The history of the braided belt
The history of leather binding can be traced to circa 813 / 814 B.C. to the Carthaginians in modern Tunisia. According to ancient legend, the city of Carthage was founded by Dido, also known as Elissa, after fleeing from an attempt on her life in her home city of Tyre by her brother Pygmalion, the King of Tyre. After fleeing Dido wandered the Mediterranean for many years before finally arriving in North Africa where she negotiated for permission with a local king named Iarbas to settle on his land. Saying she “only wanted as much land as an oxhide could cover”, Iarbas agreed. Dido then ordered for the oxhide to by sliced into long thing strings which were then used to encircle a hill near the coast. The main hill of the city of Carthage became known as the Byrsa, which is a Greek word for oxhide.
The most important of the historical notices on leather from a modern point of view, however, has to do with the ancient Phoenicians who invaded North Africa probably in or around the year 1600 B.C. and transmitted their leathercraft to the Moors. The Moors in turn crossed the Straits of Gibraltar at the beginning of the 8th Century and invaded Spain establishing a brilliant civilization. In Cordova, once the largest city in the world, the leather industry gave origin to several trades, one of which was harness-making.
From the 9th to the 18th centuries Europe had been reconquered from the Arabs but they left behind them not only their leather art, which included elaborate braiding and thong work, but their techniques for executing these things. The Spanish craft of leather braiding and decoration spread, too. The Argentine gaucho makes the same type of woven knot as does the native Indian of Mexico. The entire course of Spanish civilization could well be traced through leather braiding as well as decorative knots.
The first machine-braided leather belts were created in Italy in the early 1980s followed by woven belts of different elastic materials. Before then braided belts were made entirely by hand.
Leather braiding is an almost forgotten and highly neglected art. There are only a few old-time braiders left most of which guard their secret well and like those who have gone before them, these secrets will be passed on to a very few, if any, and in many cases will die with the craftsmen.
Types and techniques of braided belts
A hand-braided belt and a belt that was machine-braided can easily be distinguished by looking at the ends of the belt. Whereas machine-braided belts are topstitched on both ends, the braiding of a hand-woven belt begins at the tip of the belt and is only stitched into the trim of the buckle. Besides the different types of braided belts there also a large variety of different braiding styles and techniques. The main braiding styles are flat (e.g., Five-Thong Braids, Conquistador Braid and Slit Braids), round (e.g., Round Braid of Four Thongs, Turk’s Head, and Herringbone Braid), and square braids (e.g., Square Braid and Twisted Braid). Whereas hand-braided belts are mainly made from leather machine-braided belts come in a variety of different materials such as leather, viscose, cotton, wool and canvas.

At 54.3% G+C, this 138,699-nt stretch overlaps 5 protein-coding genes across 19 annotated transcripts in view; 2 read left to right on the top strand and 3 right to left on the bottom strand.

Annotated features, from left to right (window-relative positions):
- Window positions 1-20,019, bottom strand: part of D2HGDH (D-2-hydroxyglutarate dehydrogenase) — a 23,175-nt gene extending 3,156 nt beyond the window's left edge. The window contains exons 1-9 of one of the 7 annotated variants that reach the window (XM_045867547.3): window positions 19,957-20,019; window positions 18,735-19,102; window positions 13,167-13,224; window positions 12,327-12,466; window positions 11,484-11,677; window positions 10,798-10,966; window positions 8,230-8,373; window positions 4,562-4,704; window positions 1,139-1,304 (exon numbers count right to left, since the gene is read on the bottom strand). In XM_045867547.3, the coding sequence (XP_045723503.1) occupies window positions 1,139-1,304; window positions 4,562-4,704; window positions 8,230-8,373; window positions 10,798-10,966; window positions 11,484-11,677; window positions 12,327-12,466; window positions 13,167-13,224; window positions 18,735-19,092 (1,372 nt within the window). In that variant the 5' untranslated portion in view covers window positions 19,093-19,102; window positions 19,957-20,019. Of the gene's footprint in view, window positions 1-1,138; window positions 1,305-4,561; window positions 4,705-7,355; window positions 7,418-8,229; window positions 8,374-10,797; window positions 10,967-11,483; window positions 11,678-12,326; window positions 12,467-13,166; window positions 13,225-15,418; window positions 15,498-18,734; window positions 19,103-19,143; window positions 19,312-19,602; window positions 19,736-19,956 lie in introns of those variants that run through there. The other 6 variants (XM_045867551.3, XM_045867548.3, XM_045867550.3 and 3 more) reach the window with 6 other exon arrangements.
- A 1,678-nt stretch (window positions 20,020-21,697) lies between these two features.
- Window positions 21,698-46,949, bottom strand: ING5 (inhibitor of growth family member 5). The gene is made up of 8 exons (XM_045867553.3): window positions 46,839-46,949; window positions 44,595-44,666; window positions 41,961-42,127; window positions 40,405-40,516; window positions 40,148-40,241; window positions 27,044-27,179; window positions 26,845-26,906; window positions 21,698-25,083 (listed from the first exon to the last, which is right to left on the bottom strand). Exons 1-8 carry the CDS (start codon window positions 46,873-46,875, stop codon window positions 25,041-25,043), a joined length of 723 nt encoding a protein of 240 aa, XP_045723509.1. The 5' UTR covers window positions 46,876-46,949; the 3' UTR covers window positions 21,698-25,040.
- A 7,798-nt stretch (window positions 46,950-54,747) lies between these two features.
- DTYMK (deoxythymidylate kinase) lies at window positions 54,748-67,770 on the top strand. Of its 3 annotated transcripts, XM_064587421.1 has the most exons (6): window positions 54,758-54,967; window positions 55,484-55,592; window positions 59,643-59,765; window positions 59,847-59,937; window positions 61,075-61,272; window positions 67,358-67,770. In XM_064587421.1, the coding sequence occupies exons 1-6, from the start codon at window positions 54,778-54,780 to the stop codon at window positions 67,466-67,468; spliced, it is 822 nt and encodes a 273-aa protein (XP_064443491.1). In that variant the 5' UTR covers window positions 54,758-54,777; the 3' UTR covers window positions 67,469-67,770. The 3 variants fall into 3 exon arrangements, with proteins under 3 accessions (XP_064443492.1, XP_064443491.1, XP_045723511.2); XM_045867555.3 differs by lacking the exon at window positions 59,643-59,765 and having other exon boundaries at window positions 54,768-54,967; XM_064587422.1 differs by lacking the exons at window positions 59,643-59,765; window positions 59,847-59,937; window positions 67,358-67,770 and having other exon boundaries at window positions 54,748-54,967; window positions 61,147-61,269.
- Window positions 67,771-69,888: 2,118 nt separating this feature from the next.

What’s the appeal of a woven leather belt?
Even though the aesthetic reasons alone would be quite enough to justify the existence of braided belts there are two main benefits that woven belts offer compared to their classic counterparts. First, there is the matter of sizing and flexibility. The classic leather belt that has existed for centuries always comes with predetermined holes, which might never be really adjusted to fit when weight fluctuates as you might run out of wholes. Braided belts remove this design limitation, as you can simply pop the prong in between the leather stripes to always find the perfect length. Second, there is a matter of elasticity. Even with braided leather belts where the elastic quality is minimal, some stretching occurs when moving around or sitting down. This benefit is even greater when the belt is made of elastic material such as our viscose belts or wool belts where the belt can be stretched up to 20cms.
How to style your braided belt
Braided belts are a fashionable alternative to traditional leather belts and are definitely back in vogue. Whether you're meeting with friends in your free time or having a meeting with business partners, braided leather belts can be worn with a classic business suit as well as casual jeans and a t-shirt. As a summer belt, they combine particularly well with casual light clothing. But also in the cold season, their natural or artistic look brings a special nuance to your own style. With each of our men's braided belts, you're letting the world know that you also choose your accessories with savvy and taste. A woven belt is a fashionable accessory that matches well with other parts of your outfit, such as shoes. We offer the perfectly matching sneakers for many of our braided belts. A modern braided belt therefore does so much more than keep your trousers in place — the belt has undeniably become a key accessory in your wardrobe.
Discover our braided belts
Our braided belts come in a variety of widths so that they fit perfectly into different belt loops. We also offer numerous colours, ranging from classic black to subtle shades of brown, blue, and grey as well as some bolder colours. All of our hand-braided leather belts are crafted in Italy. To find out more about the manufactory click here. We use only the very best vegetable tanned full-grain calf leather from France for our hand-braided belts. All other braided belts are also crafted in Italy. We have a large collection of braided suede leather belts with many colours to choose from. Moreover, we offer viscose belts and wool belts. All our belts come with solid brass buckles made in Italy. Braided belts are a fashionable alternative to a traditional belt made of leather. Shop our braided belt collection here.